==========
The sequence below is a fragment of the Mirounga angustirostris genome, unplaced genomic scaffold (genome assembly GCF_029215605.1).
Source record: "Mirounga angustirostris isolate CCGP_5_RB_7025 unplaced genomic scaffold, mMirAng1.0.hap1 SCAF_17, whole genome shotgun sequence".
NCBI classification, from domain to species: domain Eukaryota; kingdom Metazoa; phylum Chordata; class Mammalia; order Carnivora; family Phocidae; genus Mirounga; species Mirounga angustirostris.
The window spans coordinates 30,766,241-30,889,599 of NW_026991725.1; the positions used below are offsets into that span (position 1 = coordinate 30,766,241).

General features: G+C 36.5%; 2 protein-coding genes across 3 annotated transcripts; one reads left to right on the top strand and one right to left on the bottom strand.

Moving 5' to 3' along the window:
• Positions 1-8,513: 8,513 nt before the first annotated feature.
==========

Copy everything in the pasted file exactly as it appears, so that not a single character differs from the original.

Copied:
The sequence below is a fragment of the Mirounga angustirostris genome, unplaced genomic scaffold (genome assembly GCF_029215605.1).
Source record: "Mirounga angustirostris isolate CCGP_5_RB_7025 unplaced genomic scaffold, mMirAng1.0.hap1 SCAF_17, whole genome shotgun sequence".
NCBI classification, from domain to species: domain Eukaryota; kingdom Metazoa; phylum Chordata; class Mammalia; order Carnivora; family Phocidae; genus Mirounga; species Mirounga angustirostris.
The window spans coordinates 30,766,241-30,889,599 of NW_026991725.1; the positions used below are offsets into that span (position 1 = coordinate 30,766,241).

General features: G+C 36.5%; 2 protein-coding genes across 3 annotated transcripts; one reads left to right on the top strand and one right to left on the bottom strand.

Moving 5' to 3' along the window:
• Positions 1-8,513: 8,513 nt before the first annotated feature.